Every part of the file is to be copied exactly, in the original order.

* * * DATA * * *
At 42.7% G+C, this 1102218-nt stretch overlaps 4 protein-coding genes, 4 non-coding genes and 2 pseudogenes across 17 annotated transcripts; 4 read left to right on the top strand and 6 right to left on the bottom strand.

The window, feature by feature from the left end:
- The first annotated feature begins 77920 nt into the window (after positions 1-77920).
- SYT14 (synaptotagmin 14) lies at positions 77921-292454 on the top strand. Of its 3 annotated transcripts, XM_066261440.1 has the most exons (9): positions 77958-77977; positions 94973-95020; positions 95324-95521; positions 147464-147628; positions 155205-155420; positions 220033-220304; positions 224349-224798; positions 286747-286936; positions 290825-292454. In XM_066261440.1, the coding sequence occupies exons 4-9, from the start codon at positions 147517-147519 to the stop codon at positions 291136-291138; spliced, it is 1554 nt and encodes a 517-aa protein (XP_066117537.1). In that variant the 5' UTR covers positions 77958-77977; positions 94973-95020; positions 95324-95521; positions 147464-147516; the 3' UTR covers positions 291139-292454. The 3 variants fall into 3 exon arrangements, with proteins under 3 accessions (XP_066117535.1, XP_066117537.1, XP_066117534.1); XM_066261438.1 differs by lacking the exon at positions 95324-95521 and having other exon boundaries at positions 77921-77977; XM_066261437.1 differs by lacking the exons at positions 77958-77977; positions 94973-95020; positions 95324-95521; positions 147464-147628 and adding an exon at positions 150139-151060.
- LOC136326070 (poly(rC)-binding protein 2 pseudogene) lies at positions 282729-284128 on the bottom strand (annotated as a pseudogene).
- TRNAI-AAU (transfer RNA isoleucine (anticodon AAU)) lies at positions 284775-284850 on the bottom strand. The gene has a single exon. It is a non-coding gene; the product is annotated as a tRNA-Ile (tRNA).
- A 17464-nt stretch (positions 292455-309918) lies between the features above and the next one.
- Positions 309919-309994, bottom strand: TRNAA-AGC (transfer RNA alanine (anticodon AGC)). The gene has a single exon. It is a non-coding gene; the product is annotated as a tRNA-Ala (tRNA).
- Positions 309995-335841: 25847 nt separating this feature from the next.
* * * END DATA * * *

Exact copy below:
At 42.7% G+C, this 1102218-nt stretch overlaps 4 protein-coding genes, 4 non-coding genes and 2 pseudogenes across 17 annotated transcripts; 4 read left to right on the top strand and 6 right to left on the bottom strand.

The window, feature by feature from the left end:
- The first annotated feature begins 77920 nt into the window (after positions 1-77920).
- SYT14 (synaptotagmin 14) lies at positions 77921-292454 on the top strand. Of its 3 annotated transcripts, XM_066261440.1 has the most exons (9): positions 77958-77977; positions 94973-95020; positions 95324-95521; positions 147464-147628; positions 155205-155420; positions 220033-220304; positions 224349-224798; positions 286747-286936; positions 290825-292454. In XM_066261440.1, the coding sequence occupies exons 4-9, from the start codon at positions 147517-147519 to the stop codon at positions 291136-291138; spliced, it is 1554 nt and encodes a 517-aa protein (XP_066117537.1). In that variant the 5' UTR covers positions 77958-77977; positions 94973-95020; positions 95324-95521; positions 147464-147516; the 3' UTR covers positions 291139-292454. The 3 variants fall into 3 exon arrangements, with proteins under 3 accessions (XP_066117535.1, XP_066117537.1, XP_066117534.1); XM_066261438.1 differs by lacking the exon at positions 95324-95521 and having other exon boundaries at positions 77921-77977; XM_066261437.1 differs by lacking the exons at positions 77958-77977; positions 94973-95020; positions 95324-95521; positions 147464-147628 and adding an exon at positions 150139-151060.
- LOC136326070 (poly(rC)-binding protein 2 pseudogene) lies at positions 282729-284128 on the bottom strand (annotated as a pseudogene).
- TRNAI-AAU (transfer RNA isoleucine (anticodon AAU)) lies at positions 284775-284850 on the bottom strand. The gene has a single exon. It is a non-coding gene; the product is annotated as a tRNA-Ile (tRNA).
- A 17464-nt stretch (positions 292455-309918) lies between the features above and the next one.
- Positions 309919-309994, bottom strand: TRNAA-AGC (transfer RNA alanine (anticodon AGC)). The gene has a single exon. It is a non-coding gene; the product is annotated as a tRNA-Ala (tRNA).
- Positions 309995-335841: 25847 nt separating this feature from the next.